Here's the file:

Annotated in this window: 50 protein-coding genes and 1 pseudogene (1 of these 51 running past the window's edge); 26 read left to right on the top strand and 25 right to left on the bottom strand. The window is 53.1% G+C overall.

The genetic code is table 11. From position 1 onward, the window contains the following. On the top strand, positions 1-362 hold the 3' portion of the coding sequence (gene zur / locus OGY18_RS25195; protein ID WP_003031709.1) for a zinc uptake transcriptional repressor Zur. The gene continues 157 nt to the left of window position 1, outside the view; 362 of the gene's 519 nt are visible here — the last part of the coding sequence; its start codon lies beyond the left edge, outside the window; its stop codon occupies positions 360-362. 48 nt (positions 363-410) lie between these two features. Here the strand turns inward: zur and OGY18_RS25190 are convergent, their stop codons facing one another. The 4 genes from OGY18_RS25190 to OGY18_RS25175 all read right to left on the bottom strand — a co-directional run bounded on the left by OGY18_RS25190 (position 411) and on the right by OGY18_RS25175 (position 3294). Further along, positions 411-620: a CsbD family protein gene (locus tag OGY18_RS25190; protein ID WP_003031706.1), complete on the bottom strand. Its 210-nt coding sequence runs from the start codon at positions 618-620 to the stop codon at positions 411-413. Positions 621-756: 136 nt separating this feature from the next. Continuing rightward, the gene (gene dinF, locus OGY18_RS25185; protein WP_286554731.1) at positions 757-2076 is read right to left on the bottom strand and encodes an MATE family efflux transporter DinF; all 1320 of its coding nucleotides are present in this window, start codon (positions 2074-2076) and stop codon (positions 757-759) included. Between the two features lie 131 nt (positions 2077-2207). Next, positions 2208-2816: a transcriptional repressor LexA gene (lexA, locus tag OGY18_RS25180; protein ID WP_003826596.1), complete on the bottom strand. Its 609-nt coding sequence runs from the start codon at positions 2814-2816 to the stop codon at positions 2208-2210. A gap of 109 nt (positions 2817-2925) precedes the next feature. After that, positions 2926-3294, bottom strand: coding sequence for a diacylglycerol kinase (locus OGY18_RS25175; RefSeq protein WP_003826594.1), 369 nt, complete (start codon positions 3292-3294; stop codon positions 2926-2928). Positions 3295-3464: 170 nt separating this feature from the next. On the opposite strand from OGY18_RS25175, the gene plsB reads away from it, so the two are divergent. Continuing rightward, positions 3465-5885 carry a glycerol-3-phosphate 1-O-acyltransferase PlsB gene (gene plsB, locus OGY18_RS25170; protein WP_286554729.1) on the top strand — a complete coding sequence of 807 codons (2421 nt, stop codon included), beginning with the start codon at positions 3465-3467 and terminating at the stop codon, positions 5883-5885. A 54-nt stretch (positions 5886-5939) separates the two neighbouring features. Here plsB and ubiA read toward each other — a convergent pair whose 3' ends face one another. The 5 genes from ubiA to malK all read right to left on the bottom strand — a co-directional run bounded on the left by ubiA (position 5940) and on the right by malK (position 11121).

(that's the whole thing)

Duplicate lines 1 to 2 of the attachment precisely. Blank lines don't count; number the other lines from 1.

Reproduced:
Annotated in this window: 50 protein-coding genes and 1 pseudogene (1 of these 51 running past the window's edge); 26 read left to right on the top strand and 25 right to left on the bottom strand. The window is 53.1% G+C overall.

The genetic code is table 11. From position 1 onward, the window contains the following. On the top strand, positions 1-362 hold the 3' portion of the coding sequence (gene zur / locus OGY18_RS25195; protein ID WP_003031709.1) for a zinc uptake transcriptional repressor Zur. The gene continues 157 nt to the left of window position 1, outside the view; 362 of the gene's 519 nt are visible here — the last part of the coding sequence; its start codon lies beyond the left edge, outside the window; its stop codon occupies positions 360-362. 48 nt (positions 363-410) lie between these two features. Here the strand turns inward: zur and OGY18_RS25190 are convergent, their stop codons facing one another. The 4 genes from OGY18_RS25190 to OGY18_RS25175 all read right to left on the bottom strand — a co-directional run bounded on the left by OGY18_RS25190 (position 411) and on the right by OGY18_RS25175 (position 3294). Further along, positions 411-620: a CsbD family protein gene (locus tag OGY18_RS25190; protein ID WP_003031706.1), complete on the bottom strand. Its 210-nt coding sequence runs from the start codon at positions 618-620 to the stop codon at positions 411-413. Positions 621-756: 136 nt separating this feature from the next. Continuing rightward, the gene (gene dinF, locus OGY18_RS25185; protein WP_286554731.1) at positions 757-2076 is read right to left on the bottom strand and encodes an MATE family efflux transporter DinF; all 1320 of its coding nucleotides are present in this window, start codon (positions 2074-2076) and stop codon (positions 757-759) included. Between the two features lie 131 nt (positions 2077-2207). Next, positions 2208-2816: a transcriptional repressor LexA gene (lexA, locus tag OGY18_RS25180; protein ID WP_003826596.1), complete on the bottom strand. Its 609-nt coding sequence runs from the start codon at positions 2814-2816 to the stop codon at positions 2208-2210. A gap of 109 nt (positions 2817-2925) precedes the next feature. After that, positions 2926-3294, bottom strand: coding sequence for a diacylglycerol kinase (locus OGY18_RS25175; RefSeq protein WP_003826594.1), 369 nt, complete (start codon positions 3292-3294; stop codon positions 2926-2928). Positions 3295-3464: 170 nt separating this feature from the next. On the opposite strand from OGY18_RS25175, the gene plsB reads away from it, so the two are divergent. Continuing rightward, positions 3465-5885 carry a glycerol-3-phosphate 1-O-acyltransferase PlsB gene (gene plsB, locus OGY18_RS25170; protein WP_286554729.1) on the top strand — a complete coding sequence of 807 codons (2421 nt, stop codon included), beginning with the start codon at positions 3465-3467 and terminating at the stop codon, positions 5883-5885. A 54-nt stretch (positions 5886-5939) separates the two neighbouring features. Here plsB and ubiA read toward each other — a convergent pair whose 3' ends face one another. The 5 genes from ubiA to malK all read right to left on the bottom strand — a co-directional run bounded on the left by ubiA (position 5940) and on the right by malK (position 11121).